The chamber l8 within the pump housing 8 is at 1 all times during normal operation of the pump filled with fuel, and apart of the pumped fuel or pumpage is by-passed back into the chamber as hereinafter described. The fuel within the chamber I6 is under substantially atmospheric pressure, whereas the fuel after passing through the pump is placed under sufficient pressure so that the part thereof that passes to the burner nozzle by way of the pipe 2| is atomized by the nozzle to form a combustible fuel and air. mixture.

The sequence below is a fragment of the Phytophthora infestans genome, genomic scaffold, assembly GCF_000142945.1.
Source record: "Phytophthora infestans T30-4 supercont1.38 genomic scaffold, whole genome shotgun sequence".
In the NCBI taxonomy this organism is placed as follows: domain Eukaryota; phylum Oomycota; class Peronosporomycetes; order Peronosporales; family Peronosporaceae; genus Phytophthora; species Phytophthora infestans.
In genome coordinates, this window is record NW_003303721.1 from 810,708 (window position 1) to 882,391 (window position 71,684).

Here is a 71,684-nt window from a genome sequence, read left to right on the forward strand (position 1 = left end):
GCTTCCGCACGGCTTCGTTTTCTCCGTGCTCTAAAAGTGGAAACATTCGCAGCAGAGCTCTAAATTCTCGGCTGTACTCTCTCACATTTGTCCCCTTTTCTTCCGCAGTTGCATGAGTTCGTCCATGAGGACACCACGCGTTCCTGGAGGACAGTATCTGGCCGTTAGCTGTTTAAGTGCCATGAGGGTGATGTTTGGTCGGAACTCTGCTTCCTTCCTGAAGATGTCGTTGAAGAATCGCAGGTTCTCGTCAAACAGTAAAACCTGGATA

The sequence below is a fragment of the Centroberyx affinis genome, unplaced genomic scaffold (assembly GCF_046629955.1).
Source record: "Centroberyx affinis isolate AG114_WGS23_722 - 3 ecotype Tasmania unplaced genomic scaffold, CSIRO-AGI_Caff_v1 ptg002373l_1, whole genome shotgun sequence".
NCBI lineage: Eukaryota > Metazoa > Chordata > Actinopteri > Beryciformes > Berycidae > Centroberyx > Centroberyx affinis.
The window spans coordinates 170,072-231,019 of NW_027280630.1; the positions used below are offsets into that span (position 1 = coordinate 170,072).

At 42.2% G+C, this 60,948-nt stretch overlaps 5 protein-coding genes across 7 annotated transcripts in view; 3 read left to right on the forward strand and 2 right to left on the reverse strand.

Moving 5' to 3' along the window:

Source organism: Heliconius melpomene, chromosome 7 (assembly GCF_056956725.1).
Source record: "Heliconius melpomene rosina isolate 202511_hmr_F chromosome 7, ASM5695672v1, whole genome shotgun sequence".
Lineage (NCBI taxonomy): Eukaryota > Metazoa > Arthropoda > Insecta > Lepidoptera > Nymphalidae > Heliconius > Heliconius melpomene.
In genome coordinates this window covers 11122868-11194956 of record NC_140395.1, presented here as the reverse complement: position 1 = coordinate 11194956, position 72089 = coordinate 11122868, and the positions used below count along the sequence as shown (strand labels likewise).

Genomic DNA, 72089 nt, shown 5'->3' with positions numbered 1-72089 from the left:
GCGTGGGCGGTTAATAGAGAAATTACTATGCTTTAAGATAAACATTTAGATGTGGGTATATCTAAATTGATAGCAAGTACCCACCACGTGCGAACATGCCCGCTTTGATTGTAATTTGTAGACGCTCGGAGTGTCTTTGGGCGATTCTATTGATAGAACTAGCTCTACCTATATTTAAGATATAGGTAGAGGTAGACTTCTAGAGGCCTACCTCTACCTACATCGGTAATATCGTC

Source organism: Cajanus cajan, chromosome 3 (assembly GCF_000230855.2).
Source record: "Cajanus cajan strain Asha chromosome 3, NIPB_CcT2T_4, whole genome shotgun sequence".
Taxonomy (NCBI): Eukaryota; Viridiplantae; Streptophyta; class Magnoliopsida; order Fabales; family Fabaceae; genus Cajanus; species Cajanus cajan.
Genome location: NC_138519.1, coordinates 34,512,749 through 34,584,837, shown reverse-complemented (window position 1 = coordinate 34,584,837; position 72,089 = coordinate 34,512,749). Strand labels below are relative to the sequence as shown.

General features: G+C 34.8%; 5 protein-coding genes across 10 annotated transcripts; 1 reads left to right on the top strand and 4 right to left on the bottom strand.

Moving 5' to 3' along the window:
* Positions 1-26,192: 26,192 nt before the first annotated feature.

The internal gear pump 9 is of standard or conventional design. It is mounted in a body and consists of a gear. 26, a rotor 21, and a crescent 28. The body 25 is mounted in the housing part II) and consists of a part 29 and a part The part 29 is disposed for the most part m-- wardly of the cross wall l2 of the housing part 'I0 and embodies at its inner end a cylindrical extension 3l, which as shown in Figures 1 and 2, fits within a circular hole 32 in the cross wall i2. A bore 33 is formed in the central portion of the body part 29. This bore extends from one end of the part 29 to the other and serves as a bearing for a longitudinally extending shaft'34. Oneend body 25 fits against. the inner end of the body part 29 and embodies in the central portion thereof a -circular chamber 36. This chamber extends from one end of .the body part 38 to the other and is .eccentrically disposed with respect to the bore 33, as shown in Figures 2 and 3. A pin 31 extends through the parts 29 and of the body 25 and into the cross wall l2 of the part I of the pump housing and serves to retain the body 25 in fixed relation with the pump housingl The inner end of the shaft .34 projects into the chamber 36 and carries the gear 26 of the internal gear pump 9. Such gear is keyed or otherwise fixedly secured to the inner end of the shaft so that it is driven by the shaft in response to operation of the aforementioned electric motor. The rotor 21 corresponds in diameter to and fits rotatably within the chamber 36. It is in the form of an internally toothed ring gear and surrounds and meshes with the gear 26, as shown in Figure 3. The crescent 281s stationary. It is formed as an integral part of the part 29 of the body 25 and fits within and. seals the crescent shaped space between the gear 26 and the rotor 21, that is, the space where the teeth of the gear are not in mesh with the teeth of the rotor due to the eccentric position of the gear with respect to the rotor. One side of the chamber 36 constitutes the suction side of the internal gear pump 9 and the opposite side constitutes the pressure side of the pump. As hereinafter described, the suction side communicates with the chamber I6 within the pump housing and the pressure-side is connected to discharge into the ing 8. within the strainer 22 and embodies at one end outlet bontrol valve. when the shaft 34 is driven by the electric motor, the gear 26 and the rotor 21 due to the fact that they are in mesh revolve rotor. When the teeth of the gear mesh with the teeth of the rotor at the pressure side of the pump 9 the aforesaid spaces are filled and the fuel is'forced under pressure from the pressure side ofthe chamber into the outlet control valve, as hereinafter described.